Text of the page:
Pig blood curd

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Pig blood curd
Pig blood curd - 01.jpg
Place of origin China
Main ingredients Pig blood
Cookbook: Pig blood curd  Media: Pig blood curd

Pig blood curd (Cantonese: 豬紅, Jyutping: zhu hong, Mandarin: 血豆腐, Pinyin: xuě dòufǔ), also known as “blood tofu” or “blood pudding”, is a popular Cantonese delicacy in Hong Kong and southern China. It is commonly served with carbohydrates, such as noodles or congee.

Background[edit]

Pig blood curd originated from blood rice pudding (米血糕) in the 20th century in southern China. Blood rice pudding is a pastry made from blood and rice grains. Rice is the main ingredient of southern Chinese cuisine; the two common methods to cook rice are steaming and boiling. Duck meat is a source of supplement (補劑), however, because of the poor living conditions in the past, poultry was only offered as sacrifices in Chinese festivals. In order to get nutrition from the ducks, farmers saved the blood, steamed it with rice, and served it with sauce. Later, blood rice pudding spread to neighboring towns and villages, and people named it duck blood pudding (鴨血糕). However, because of the rising price of duck, and the inability of chicken blood to coagulate into pudding, pig blood replaced duck blood, resulting in the birth of pig blood curd.[1]

Preparation[edit]

Pig blood jelly.jpg

Pig blood curd is solid pig blood. Manufacturers coagulate fresh blood by letting it sit in a clean container for around 10 minutes. The blood cube is cut into smaller pieces, then heated in a pot with medium heat with water. During the heating process, salt is added to solidify the blood cubes, and the pot is occasionally stirred to prevent the water from boiling. After 30 minutes, pig blood curd is ready to be served. Note that pig blood curds sold in markets should contain small air holes.[2]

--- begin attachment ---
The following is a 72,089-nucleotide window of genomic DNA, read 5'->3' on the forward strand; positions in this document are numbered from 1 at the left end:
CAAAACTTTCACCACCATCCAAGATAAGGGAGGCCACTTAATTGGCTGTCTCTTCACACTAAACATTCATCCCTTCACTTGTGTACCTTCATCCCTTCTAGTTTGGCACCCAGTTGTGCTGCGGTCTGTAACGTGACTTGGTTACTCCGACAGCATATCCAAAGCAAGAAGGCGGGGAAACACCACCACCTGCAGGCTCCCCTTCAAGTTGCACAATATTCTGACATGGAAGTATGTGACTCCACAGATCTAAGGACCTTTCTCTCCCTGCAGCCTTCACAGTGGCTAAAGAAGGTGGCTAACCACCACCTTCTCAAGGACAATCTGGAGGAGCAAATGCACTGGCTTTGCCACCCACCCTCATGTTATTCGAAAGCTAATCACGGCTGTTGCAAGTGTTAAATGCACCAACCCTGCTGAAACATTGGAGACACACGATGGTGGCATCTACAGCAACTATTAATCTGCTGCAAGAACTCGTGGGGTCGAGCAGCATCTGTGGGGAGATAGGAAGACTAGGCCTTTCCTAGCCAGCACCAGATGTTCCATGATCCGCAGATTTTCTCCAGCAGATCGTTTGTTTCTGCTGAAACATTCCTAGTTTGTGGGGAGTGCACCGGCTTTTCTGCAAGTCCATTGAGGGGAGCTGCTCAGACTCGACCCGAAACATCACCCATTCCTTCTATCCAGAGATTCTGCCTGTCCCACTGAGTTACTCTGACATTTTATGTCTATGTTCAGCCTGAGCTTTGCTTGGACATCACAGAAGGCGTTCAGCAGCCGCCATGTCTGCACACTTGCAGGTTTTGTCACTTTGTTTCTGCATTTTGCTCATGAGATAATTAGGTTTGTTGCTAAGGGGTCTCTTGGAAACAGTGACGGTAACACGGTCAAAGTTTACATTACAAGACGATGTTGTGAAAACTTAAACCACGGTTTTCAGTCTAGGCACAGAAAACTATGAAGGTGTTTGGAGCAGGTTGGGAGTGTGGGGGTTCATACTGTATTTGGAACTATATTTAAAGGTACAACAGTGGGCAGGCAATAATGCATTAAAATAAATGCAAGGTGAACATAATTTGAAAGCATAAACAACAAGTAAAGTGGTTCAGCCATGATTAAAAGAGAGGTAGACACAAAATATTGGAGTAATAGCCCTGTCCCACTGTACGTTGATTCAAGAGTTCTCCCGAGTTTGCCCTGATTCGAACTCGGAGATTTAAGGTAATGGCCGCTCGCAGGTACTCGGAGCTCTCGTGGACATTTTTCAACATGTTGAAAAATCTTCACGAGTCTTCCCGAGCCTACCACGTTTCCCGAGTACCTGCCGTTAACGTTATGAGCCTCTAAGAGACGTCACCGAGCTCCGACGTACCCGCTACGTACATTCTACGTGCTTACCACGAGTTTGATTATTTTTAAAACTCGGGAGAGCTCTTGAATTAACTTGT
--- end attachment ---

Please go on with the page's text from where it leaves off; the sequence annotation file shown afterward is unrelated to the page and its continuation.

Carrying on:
Characteristics and variations[edit]

Pig blood curd is soft and smooth, as well as slightly chewy. It can be eaten by itself, or served in boiled soup, hot pot, or even made as a snack on a stick.[3]

Pig’s blood can also be made into a variety of dishes: In China, there are recipes like “Pig blood curd congee” (豬血粥), which is pig blood curd in congee, and “Maoxuewang” (毛血旺), a Sichuan dish served with pig blood curd, part of the cow's stomach, luncheon meat, eel, some form of intestine, and bean sprouts in Sichuan style spicy soup.[4] In Taiwan, pig’s blood is made into a famous street snack called “Pig's blood cake” (豬血糕), which is a mixture of pig’s blood, fried or steamed sticky rice, and peanut flour served on a stick.[5]

Pig’s blood is also made into food by many western countries. For example, in Britain, black pudding (Blood sausage) is made from pig’s blood and a high proportion of oatmeal.[6]

Nutrition[edit]

Pig's blood curd is rich in riboflavin, vitamin C, protein, iron, phosphorus, calcium, niacin and other minerals.[citation needed] Moreover, it is easy for the body to digest and absorb. It also contains a certain amount[vague] of lecithin and can curb the harmful effects of low density cholesterol.[citation needed]

Excessive consumption may cause iron poisoning. It might affect the absorption of other minerals. Therefore, it is suggested to eat pig blood no more than twice in a week. Also, it should not be consumed with soya bean or kelp, they may result in indigestion and constipation respectively.[citation needed]

External links[edit]

References[edit]

  1. ^ Taiwan food culture-Zhuxie Gao. Ministry of Foreign Affairs, Republic of China (Taiwan). Retrieved (23.03.2014)
  2. ^ 致癌凝膠製假豬紅 蘋果日報. Retrieved (23.03.2014)
  3. ^ Blood tofu: bloody delicious? Travel, China.org.cn. Retrieved (23.03.2014)
  4. ^ 毛血旺的做法 美食杰. Retrieved (23.03.2014)
  5. ^ Street Food From Taiwan: Pig’s Blood Cake Nicholas Chen, Seriouseats. Retrieved (23.03.2014)
  6. ^ Tradition Black Pudding Guise Bule, The English Breakfast Society. Retrieved (23.03.2014)